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Old 09-08-2011, 07:40 AM   #211 (permalink)
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Ah, I understand (or at least I think I do - the 'rule').

However, the way I saw it, the slope in the rear of the cab didn't violate the shape or the respected drop-off angle(s), thus the Denali should in all fairness have attached flow at least as far as the C-pillar.

Thus if one then 'cheats' this ideal shape forward (to match the already gently sloping roof), the canopy/cap could loose another hand-width -or so- of height right at the back because the angles are all still good, Hence, this reduces the size of the wake, quite possibly still without the risk of detached flow compared to where the shape should 'ideally / per rules' sit.

Ignore this post if I'm just not getting it

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Old 09-08-2011, 08:24 AM   #212 (permalink)
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Chaz makes an interesting point. The template suggests that truck may not support fully attached flow at the cab rear top. Seems like a good point to fact check with tuft testing. If flow there is attached, tangent the template. If not attached, obey the apex. The real goal is fully attached flow early and always. As least that's my understanding of the science behind the template.
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Old 09-08-2011, 12:03 PM   #213 (permalink)
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I will say this blasphemous statement once again, Attached Flow Is Not The Goal. There are plenty of times that flow is attached while far short of the design template. Just because it is attached, it does not mean the shape is optimal. There is NO DOUBT the flow is attached till the back portion of the roof on any pickup, it is the highest point of the truck, and the air density is very high here.

So what is the goal? I say it is to let the air which has been pushed up by the front of the truck, thus building density (not pressure, but density), re-expand or return to normal density while pressing down on the skin on the back of the vehicle, thus returning its energy.

We optimize this reclaiming of energy when we follow the template. If we drop a little quicker in the back, then the energy return (pressure) is not as great. If we drop quicker yet, there is still attached flow, but essentially no pressure at all returned. If we drop way too fast, then all hope is lost and a lot of turbulence is generated. Conversely, if we make the shape longer, then skin drag starts to become an issue.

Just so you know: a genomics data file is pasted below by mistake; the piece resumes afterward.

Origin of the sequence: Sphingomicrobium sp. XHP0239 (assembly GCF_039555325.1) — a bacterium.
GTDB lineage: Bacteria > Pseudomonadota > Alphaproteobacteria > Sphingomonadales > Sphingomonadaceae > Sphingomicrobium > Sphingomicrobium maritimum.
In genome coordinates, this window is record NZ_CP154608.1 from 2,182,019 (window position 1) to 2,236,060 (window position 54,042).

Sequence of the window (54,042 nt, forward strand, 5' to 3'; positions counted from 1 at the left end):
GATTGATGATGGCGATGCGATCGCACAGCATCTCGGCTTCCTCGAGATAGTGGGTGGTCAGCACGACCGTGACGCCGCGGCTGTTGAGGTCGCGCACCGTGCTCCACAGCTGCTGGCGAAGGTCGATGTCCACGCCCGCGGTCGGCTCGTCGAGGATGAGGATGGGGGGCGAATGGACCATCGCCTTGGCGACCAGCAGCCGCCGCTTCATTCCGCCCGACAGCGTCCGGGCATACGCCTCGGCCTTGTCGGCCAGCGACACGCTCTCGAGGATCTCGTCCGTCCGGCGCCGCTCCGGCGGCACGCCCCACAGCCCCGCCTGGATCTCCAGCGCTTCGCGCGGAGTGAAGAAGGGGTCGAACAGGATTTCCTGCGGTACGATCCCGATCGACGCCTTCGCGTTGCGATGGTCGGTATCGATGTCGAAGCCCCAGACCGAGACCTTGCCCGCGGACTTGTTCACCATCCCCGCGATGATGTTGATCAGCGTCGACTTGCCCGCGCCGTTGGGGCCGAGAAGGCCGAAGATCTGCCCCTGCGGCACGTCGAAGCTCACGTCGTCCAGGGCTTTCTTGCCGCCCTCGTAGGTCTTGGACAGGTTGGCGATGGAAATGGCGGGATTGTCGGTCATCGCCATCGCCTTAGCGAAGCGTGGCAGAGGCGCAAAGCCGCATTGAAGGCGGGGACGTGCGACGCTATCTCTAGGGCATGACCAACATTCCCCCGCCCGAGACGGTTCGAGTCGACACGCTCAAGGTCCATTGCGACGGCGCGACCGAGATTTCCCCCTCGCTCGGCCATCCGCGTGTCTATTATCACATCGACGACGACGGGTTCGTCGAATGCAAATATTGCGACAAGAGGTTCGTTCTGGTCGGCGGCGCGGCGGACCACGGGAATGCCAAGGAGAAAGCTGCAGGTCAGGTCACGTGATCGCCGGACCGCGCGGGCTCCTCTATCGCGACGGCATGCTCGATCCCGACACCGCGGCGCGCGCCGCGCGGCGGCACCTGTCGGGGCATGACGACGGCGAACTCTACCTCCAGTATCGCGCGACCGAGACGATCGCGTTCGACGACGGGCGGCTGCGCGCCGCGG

Think of the air as a spring that gets compressed as we drive under it, and as we go past it, it is capable of releasing its energy back into the car. But if the shape is too fast, the spring is not able to keep up with it, and the energy is wasted.

Look at my thread here and I explain it a bit better (with diagrams). Let me know what you think.
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Old 09-08-2011, 05:12 PM   #214 (permalink)
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Quote:
Originally Posted by ChazInMT View Post
Attached Flow Is Not The Goal.
You are correct, drag reduction while maintaining usability is the goal.
Quote:
There are plenty of times that flow is attached while far short of the design template. Just because it is attached, it does not mean the shape is optimal.
Correct, air can stay attached up to about 30 degrees, which is great for keeping the rear windshield clean on lots of fastback cars, but terrible for their Cd!
Quote:
So what is the goal? I say it is to let the air which has been pushed up by the front of the truck, thus building density (not pressure, but density), re-expand or return to normal density while pressing down on the skin on the back of the vehicle, thus returning its energy.
You will never have 100% of the air that went over the top fill in the wake, no matter what template you use. The air is at a higher density and velocity than the air in the wake and wants to move toward that area (or any lower velocity / lower density area) through the path of least resistance. If that happens to be up, down, left, or right, that's where it will move. Much will fill in the wake area, and that's what we are trying to maximize.
Quote:
We optimize this reclaiming of energy when we follow the template.
Yes and no...
Yes, if you plan on taking your vehicle all the way out, following the template to completion, then yes, follow the template.
No, if you plan on cutting the vehicle anywhere short of the full template, use about a 12 degree angle. Hucho (and many others) have shown that for a truncated body, something like 10 or 12 degrees is the optimal for drag reduction. Granted, the tests done to generate these drag profile curves were done without making super smooth curves (like the template has), but they have been proven time and again to be about as good as you are going to get.
Look at these graphs, and ask yourself, where would the aerodynamic streamlining template have me be? Between 3.5 and 7.5 degrees? Following the logic above, this would be optimal, but it isn't... something more like 10 or 12 degrees wins the day.


Quote:
Conversely, if we make the shape longer, then skin drag starts to become an issue.